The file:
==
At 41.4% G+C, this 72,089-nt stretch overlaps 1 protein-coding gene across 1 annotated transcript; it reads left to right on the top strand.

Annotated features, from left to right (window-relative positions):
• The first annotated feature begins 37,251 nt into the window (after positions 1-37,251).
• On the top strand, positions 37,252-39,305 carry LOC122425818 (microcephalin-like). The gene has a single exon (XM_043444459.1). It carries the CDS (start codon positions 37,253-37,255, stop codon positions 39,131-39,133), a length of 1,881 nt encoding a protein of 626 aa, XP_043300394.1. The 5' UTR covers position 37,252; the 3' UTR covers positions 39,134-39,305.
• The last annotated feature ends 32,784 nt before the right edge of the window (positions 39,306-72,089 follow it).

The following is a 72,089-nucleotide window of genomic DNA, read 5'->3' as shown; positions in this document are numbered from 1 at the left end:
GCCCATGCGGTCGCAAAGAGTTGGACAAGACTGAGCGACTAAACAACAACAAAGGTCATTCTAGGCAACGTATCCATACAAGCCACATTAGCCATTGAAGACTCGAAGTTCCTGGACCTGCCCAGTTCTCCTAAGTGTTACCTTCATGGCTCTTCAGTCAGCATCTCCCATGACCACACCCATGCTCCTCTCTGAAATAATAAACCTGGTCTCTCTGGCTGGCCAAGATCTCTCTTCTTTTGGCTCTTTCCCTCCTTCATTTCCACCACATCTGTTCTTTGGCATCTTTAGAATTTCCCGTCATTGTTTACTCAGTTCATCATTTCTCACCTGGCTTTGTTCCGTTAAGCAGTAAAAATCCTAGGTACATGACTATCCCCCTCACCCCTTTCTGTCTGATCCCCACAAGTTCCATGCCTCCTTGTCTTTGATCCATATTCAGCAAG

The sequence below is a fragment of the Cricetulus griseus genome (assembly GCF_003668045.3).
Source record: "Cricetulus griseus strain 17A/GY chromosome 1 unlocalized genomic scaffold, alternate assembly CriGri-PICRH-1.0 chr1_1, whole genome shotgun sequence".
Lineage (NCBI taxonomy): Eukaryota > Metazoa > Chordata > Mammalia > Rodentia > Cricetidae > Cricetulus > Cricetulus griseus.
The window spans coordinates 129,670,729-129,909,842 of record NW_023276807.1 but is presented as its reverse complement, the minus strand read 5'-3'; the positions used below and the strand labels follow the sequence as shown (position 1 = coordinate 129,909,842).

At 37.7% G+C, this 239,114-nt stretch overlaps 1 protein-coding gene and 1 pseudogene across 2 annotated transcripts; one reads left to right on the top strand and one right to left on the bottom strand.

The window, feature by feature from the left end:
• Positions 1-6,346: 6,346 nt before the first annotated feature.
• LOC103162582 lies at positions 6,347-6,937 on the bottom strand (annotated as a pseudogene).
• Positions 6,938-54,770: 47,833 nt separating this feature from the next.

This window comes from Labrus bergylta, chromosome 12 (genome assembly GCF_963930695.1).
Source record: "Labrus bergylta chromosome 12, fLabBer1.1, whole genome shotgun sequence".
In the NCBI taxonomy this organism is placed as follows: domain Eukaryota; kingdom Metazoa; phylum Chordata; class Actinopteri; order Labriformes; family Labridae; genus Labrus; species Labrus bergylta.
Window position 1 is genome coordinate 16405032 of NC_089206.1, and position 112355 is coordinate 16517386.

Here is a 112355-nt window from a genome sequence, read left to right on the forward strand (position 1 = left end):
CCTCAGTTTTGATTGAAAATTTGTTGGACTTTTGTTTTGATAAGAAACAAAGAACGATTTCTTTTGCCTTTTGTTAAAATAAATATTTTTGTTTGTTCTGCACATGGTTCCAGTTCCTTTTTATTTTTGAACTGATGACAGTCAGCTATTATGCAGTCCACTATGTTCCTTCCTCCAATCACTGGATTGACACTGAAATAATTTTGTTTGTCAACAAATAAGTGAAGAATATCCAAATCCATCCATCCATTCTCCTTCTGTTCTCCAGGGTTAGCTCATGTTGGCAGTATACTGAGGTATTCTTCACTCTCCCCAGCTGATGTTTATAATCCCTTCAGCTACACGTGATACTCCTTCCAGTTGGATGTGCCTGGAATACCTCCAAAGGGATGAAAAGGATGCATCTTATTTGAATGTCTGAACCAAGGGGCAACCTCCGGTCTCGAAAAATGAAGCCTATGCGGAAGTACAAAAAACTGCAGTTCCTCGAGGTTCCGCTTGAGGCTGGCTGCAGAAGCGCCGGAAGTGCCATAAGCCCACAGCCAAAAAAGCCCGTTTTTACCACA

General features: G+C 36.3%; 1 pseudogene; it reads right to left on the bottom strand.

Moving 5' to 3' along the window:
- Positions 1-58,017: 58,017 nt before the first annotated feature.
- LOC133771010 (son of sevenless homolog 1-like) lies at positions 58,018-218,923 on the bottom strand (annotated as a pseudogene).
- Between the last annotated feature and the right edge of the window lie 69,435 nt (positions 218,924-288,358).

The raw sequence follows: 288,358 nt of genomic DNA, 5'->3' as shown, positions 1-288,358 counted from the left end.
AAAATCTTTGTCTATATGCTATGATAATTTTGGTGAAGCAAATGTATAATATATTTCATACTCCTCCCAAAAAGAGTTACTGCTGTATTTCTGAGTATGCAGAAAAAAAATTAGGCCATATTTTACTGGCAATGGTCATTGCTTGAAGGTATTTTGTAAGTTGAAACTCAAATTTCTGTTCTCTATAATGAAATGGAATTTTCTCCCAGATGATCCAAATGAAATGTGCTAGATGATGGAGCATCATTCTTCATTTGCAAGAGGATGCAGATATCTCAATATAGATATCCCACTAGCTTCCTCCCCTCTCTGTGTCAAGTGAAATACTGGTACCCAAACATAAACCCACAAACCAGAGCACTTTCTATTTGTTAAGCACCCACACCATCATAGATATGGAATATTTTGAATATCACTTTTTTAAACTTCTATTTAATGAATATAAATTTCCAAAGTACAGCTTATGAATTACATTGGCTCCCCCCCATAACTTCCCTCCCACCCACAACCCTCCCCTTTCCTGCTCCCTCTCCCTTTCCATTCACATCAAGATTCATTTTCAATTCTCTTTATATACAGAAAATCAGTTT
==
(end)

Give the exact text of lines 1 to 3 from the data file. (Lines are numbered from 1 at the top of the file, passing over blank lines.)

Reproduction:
At 41.4% G+C, this 72,089-nt stretch overlaps 1 protein-coding gene across 1 annotated transcript; it reads left to right on the top strand.

Annotated features, from left to right (window-relative positions):
• The first annotated feature begins 37,251 nt into the window (after positions 1-37,251).